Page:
"She's alive, supposedly, when she sits down there. So she has to put up with that pressure on her jaw from the edge of that 4-by-4 post until she dies. Never happen," said Godwin. "Never happen."
And if the shoelace could cause enough pressure to strangle her, he says there would be a very noticeable scar left behind.
"How much indent do you see that string making compared to her jaw? Little," said Godwin.
Something else he finds suspicious.
"In my opinion, she didn't tie this," said Godwin. The knot used to tie the shoelaces together.
"It is so precisely tied really close to the end, so to me that would be difficult to tie this without proper lighting too," said Godwin.
"I don't think that Jessica would be capable of doing that," said Former Memphis Police Officer Roe Moreno.
Roe Moreno has also been looking into Jessica Johnson's death as a favor to her family. He agreed to meet Crime Watch Daily at the mailbox where her body was discovered by the mail carrier.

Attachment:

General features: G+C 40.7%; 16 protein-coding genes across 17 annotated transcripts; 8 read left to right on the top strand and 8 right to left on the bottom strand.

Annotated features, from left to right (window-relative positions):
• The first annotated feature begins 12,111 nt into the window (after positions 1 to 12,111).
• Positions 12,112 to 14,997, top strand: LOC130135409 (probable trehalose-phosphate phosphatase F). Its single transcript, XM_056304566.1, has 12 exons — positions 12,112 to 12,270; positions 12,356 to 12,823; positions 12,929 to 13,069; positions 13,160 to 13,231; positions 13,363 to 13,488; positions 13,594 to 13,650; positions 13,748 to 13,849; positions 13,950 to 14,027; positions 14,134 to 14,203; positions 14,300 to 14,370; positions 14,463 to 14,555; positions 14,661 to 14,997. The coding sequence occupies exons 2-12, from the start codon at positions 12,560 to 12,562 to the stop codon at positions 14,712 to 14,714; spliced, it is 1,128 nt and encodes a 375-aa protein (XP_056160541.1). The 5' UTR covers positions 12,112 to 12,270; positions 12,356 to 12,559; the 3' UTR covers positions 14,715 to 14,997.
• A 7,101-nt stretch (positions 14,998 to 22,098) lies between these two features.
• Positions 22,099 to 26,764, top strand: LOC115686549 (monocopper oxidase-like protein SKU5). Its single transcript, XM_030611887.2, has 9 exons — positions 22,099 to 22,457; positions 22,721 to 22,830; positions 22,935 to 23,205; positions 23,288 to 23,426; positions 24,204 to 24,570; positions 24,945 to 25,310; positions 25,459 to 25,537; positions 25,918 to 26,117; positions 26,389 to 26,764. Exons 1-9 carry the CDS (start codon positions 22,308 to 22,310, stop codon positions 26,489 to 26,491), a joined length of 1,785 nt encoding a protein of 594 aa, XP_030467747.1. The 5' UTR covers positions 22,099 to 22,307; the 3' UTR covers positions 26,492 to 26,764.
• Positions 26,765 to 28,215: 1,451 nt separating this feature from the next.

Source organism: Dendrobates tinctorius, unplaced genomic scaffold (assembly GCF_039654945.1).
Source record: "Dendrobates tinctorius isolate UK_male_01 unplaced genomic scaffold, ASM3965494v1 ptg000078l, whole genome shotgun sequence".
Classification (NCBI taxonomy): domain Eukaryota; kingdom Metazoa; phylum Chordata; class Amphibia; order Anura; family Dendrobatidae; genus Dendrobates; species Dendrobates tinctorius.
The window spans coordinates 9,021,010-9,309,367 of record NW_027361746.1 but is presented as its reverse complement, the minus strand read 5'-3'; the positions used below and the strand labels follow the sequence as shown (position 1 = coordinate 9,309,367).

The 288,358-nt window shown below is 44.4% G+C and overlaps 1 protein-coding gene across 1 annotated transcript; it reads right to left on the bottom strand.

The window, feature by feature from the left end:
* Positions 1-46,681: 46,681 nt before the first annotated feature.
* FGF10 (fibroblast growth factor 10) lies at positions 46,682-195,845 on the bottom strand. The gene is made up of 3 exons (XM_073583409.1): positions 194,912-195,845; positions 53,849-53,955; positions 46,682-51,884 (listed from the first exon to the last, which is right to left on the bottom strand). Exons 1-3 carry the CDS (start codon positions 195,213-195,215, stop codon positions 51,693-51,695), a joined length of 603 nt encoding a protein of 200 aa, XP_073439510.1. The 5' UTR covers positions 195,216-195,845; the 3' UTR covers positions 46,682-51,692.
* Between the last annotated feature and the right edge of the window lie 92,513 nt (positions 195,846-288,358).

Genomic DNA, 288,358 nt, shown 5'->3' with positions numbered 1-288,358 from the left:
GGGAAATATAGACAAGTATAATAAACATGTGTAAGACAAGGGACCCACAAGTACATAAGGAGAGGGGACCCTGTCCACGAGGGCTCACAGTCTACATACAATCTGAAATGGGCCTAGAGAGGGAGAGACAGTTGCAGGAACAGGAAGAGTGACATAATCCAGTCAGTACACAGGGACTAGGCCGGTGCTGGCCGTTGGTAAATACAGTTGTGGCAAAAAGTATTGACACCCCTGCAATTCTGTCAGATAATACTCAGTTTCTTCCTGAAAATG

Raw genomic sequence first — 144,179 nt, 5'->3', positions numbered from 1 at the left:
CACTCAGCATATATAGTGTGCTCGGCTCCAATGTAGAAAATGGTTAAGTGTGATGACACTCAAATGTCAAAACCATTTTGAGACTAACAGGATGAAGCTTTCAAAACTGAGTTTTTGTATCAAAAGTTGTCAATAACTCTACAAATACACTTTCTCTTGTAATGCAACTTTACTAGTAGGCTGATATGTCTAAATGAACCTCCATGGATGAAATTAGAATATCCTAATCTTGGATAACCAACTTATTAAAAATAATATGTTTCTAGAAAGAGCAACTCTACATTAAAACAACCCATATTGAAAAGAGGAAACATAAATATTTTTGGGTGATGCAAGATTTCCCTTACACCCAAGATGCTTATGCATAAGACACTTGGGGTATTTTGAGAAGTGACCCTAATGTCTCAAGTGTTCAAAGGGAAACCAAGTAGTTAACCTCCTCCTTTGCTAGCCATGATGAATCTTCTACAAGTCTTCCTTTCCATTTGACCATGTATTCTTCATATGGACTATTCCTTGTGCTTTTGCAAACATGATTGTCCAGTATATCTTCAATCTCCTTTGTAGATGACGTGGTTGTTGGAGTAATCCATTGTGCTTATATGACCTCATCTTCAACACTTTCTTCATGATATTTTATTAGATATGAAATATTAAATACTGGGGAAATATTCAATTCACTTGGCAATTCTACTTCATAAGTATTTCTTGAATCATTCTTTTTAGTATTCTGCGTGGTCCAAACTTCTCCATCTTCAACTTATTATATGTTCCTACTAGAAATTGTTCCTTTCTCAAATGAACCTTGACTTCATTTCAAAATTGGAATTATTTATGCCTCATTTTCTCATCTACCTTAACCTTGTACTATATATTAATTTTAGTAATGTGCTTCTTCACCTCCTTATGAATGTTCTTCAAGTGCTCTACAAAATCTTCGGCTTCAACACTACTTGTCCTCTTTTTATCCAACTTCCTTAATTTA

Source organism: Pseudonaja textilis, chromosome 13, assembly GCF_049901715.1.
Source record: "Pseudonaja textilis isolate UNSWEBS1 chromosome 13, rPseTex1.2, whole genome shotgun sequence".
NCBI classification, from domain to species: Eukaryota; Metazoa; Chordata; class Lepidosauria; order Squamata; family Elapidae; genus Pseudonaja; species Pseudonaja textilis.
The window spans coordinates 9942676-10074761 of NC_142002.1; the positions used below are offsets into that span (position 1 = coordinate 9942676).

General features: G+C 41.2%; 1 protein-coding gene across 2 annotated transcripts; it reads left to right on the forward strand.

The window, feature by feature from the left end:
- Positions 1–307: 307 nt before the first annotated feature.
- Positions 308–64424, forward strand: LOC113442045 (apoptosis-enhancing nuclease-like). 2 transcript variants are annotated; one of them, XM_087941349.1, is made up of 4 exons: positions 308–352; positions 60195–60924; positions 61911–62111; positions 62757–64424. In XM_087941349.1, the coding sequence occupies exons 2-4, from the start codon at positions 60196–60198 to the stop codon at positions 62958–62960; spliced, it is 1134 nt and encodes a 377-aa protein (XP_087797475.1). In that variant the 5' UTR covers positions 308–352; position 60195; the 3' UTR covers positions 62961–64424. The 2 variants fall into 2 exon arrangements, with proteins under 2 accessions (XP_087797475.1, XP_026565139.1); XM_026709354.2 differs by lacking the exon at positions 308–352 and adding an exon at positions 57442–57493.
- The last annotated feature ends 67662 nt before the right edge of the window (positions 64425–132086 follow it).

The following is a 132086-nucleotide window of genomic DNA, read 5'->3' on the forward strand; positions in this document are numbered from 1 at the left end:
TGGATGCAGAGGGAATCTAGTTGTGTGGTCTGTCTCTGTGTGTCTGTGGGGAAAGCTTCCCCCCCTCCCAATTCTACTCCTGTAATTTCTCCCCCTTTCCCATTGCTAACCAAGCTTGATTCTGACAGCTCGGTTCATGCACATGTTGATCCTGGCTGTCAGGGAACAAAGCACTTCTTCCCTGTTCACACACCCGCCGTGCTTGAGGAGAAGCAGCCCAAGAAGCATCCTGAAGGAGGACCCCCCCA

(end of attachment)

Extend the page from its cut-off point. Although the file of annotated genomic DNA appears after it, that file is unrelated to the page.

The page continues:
"Someone that's coming and erratically trying to hang themselves in the cover of dark and you look here and this is a rural area, it was very dark, no street lights, anything," said Moreno. "It's not going to be precise to the knot."
Roe Moreno says complete darkness would not have been Jessica's only obstacle.
"Keep in mind while I'm down here it looks clean, OK -- this grass was up here," said Moreno.
The former police officer doesn't believe the mailbox, which stands just over three feet tall, would've held up under the weight and force of someone's struggle. Moreno has investigated many crime scenes during his years in law enforcement. And like Dr. Godwin, he doesn't think Jessica Johnson committed suicide.
"To me and to anyone with some common sense would know this is not a suicide by hanging," said Moreno. "She was placed here."
"That was a staged crime scene," said Dr. Maurice Godwin.
What else about it indicates it was staged?
"The purse," said Godwin.
If Jessica had hanged herself, Dr. Godwin says her hand would not have remained resting on top of her purse. And he questions her hair, which appears to be entangled in the shoelace.